The Dallas Cowboys are in a lot of trouble in 2014. They needed to fox a defense that ranked last in the NFL in 2013 and lost their two best defensive linemen in DeMarcus Ware and Jason Hatcher. Now, they have also lost Sean Lee to a season ending ACL after a practice injury. With all that said, Tony Romo is coming off back surgery and Dallas needs to have a parachute in place if he falls to injury again in the 2014 NFL season. However, Kyle Orton doesn’t seem to be in a hurry to come and play this year, and might be willing to pass up over $6 million in income to retire.
With that in mind, and the knowledge that Tony Romo might not make it through the season healthy, here is a look at what the Dallas Cowboys have in store if Romo goes down again this season.
The biggest thing that Dallas wants to happen is for Kyle Orton to come back to the team to back up Romo this season. The problem is that Orton wants to retire. If he does retire, the Cowboys will ask him to return his $3 million signing bonus, plus he will forego his $3.25 million salary for the 2014 NFL season. It looks right now that Orton will give up that $6.2 million to retire, meaning he might really be finished playing football.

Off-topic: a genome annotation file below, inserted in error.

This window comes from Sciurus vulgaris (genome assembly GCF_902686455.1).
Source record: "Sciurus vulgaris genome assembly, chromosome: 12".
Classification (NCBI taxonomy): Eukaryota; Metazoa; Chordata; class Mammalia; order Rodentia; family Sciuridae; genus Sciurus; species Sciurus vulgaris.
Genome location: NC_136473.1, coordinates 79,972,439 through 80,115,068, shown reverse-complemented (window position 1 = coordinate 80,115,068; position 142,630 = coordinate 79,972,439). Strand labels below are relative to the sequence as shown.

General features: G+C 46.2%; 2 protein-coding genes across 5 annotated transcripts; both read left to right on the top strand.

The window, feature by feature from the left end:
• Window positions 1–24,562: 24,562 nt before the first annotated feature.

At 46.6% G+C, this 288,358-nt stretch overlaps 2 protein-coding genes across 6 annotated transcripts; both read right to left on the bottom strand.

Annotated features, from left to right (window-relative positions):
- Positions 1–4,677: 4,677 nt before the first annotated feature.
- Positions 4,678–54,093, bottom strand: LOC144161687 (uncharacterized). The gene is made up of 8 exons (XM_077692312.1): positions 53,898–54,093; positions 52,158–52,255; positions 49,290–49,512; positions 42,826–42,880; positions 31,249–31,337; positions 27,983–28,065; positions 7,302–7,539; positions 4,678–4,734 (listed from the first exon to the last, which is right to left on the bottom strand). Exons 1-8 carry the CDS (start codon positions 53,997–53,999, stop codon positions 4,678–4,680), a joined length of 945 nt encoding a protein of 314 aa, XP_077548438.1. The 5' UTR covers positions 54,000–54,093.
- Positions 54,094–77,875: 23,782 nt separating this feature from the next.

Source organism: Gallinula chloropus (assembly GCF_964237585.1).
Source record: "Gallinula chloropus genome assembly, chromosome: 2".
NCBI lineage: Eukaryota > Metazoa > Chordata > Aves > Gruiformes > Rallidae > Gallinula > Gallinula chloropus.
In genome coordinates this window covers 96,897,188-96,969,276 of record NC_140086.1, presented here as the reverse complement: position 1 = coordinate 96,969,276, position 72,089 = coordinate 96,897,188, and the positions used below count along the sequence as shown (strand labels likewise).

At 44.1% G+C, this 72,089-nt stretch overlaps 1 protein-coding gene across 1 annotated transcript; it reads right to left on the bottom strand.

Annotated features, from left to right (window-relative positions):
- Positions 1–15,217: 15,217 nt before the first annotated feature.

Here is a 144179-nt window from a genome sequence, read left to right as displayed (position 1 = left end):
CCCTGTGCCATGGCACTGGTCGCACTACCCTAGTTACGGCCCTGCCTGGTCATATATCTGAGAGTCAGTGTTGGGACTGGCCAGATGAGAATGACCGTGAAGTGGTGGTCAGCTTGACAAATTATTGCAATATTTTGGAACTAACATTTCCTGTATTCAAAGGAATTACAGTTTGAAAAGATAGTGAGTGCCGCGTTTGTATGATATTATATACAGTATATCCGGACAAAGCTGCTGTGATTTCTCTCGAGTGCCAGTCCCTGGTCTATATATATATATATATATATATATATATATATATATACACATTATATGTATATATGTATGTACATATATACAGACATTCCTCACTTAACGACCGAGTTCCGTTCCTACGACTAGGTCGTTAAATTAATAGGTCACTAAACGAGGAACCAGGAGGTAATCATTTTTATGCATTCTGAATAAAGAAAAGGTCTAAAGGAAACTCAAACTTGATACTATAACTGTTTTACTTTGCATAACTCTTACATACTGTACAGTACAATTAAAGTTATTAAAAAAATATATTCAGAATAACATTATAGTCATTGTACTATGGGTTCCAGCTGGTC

In Orton’s final game of the 2013 NFL season, he threw for an impressive 358 passing yards, but tossed a costly interception when Dallas was driving late in the game, costing the Cowboys a chance at the playoffs. Despite the interception, Dallas knows Orton is a good player. At both Chicago and Denver, he was a quality quarterback but Chicago traded him for Jay Cutler and Denver benched him for Tim Tebow. He might just be ready to hang up his pads.
While the fear about Orton retiring makes sense, there has to be a reason that Dallas signed Brandon Weeden in the offseason. With so many needs on defense, and limited funds, the fact that the Cowboys spent $1.2 million on another quarterback has to mean something. The thoughts at the time of his signing were that Orton might not come back. If that is the fact, Weeden has the best chance of being the immediate backup to Romo.
Weeden was the first round draft pick by the Cleveland Browns in 2012 after a fantastic career with the Oklahoma State Cowboys. The problem with Weeden is that he is 30, a very old third year pro thanks to his previous career as a minor league baseball player. In two seasons with Cleveland, he has more interceptions (26) than touchdowns (23), but has much better weapons in Dallas then he did with the Browns.
The third option is Caleb Hanie. This would be a worst case scenario, as Hanie has almost no experience, playing for four different teams over his five year NFL career. He signed with Dallas to compete for a backup position. Since 2008, Hanie has only attempted 116 passes and has three touchdowns and 10 interceptions on his career. At the end of the day, Hanie’s chance of beating out Weeden for the job, if Orton retires, is an extreme long shot.